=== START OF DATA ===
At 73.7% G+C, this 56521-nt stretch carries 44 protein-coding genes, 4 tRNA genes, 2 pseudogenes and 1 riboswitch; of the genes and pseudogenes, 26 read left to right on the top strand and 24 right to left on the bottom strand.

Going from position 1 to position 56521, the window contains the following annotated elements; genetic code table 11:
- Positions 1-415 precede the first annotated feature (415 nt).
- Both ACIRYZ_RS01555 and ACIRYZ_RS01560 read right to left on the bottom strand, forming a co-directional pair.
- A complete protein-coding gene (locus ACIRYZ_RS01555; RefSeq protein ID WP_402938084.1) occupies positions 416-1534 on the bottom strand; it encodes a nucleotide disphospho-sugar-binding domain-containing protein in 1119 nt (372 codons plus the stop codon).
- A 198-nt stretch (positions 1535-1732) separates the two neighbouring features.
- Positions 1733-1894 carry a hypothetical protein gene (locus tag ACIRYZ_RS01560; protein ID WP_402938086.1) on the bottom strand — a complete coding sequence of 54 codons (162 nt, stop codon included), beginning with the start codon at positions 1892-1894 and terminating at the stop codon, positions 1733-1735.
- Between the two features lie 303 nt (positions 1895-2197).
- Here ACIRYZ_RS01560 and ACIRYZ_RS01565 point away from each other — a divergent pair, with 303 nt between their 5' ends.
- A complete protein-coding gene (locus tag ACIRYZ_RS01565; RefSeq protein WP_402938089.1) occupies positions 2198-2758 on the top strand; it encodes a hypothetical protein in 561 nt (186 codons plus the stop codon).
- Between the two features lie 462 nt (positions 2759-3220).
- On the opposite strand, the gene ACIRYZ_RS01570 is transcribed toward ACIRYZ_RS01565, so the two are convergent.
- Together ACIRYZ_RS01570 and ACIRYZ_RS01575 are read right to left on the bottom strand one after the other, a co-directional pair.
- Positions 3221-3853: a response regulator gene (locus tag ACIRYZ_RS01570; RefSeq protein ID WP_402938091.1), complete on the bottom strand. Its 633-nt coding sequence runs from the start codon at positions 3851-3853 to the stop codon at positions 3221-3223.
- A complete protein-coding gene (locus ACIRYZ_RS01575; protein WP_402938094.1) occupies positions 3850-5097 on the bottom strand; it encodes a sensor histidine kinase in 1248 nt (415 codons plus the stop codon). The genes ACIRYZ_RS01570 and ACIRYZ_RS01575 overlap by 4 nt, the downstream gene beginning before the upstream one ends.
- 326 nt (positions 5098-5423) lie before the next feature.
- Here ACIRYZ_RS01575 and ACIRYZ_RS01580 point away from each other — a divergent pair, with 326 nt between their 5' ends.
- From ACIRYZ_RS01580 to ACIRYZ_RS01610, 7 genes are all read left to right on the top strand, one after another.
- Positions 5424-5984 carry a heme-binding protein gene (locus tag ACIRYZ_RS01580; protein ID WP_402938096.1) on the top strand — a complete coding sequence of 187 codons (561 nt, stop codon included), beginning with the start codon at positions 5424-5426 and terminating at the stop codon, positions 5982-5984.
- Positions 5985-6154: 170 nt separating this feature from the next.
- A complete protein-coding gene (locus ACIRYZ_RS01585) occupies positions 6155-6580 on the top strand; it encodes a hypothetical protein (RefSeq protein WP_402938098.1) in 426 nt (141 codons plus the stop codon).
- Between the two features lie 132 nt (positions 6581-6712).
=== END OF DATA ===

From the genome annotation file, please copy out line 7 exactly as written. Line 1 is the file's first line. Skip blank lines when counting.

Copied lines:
- Positions 1733-1894 carry a hypothetical protein gene (locus tag ACIRYZ_RS01560; protein ID WP_402938086.1) on the bottom strand — a complete coding sequence of 54 codons (162 nt, stop codon included), beginning with the start codon at positions 1892-1894 and terminating at the stop codon, positions 1733-1735.